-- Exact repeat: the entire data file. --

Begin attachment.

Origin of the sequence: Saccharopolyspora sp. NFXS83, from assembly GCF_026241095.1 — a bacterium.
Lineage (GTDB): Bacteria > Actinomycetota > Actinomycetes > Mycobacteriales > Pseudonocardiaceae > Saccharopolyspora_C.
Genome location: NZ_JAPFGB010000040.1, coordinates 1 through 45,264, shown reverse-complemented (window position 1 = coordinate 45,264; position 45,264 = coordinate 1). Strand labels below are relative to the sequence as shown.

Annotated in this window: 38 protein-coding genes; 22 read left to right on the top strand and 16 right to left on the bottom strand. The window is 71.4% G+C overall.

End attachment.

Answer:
Origin of the sequence: Saccharopolyspora sp. NFXS83, from assembly GCF_026241095.1 — a bacterium.
Lineage (GTDB): Bacteria > Actinomycetota > Actinomycetes > Mycobacteriales > Pseudonocardiaceae > Saccharopolyspora_C.
Genome location: NZ_JAPFGB010000040.1, coordinates 1 through 45,264, shown reverse-complemented (window position 1 = coordinate 45,264; position 45,264 = coordinate 1). Strand labels below are relative to the sequence as shown.

Annotated in this window: 38 protein-coding genes; 22 read left to right on the top strand and 16 right to left on the bottom strand. The window is 71.4% G+C overall.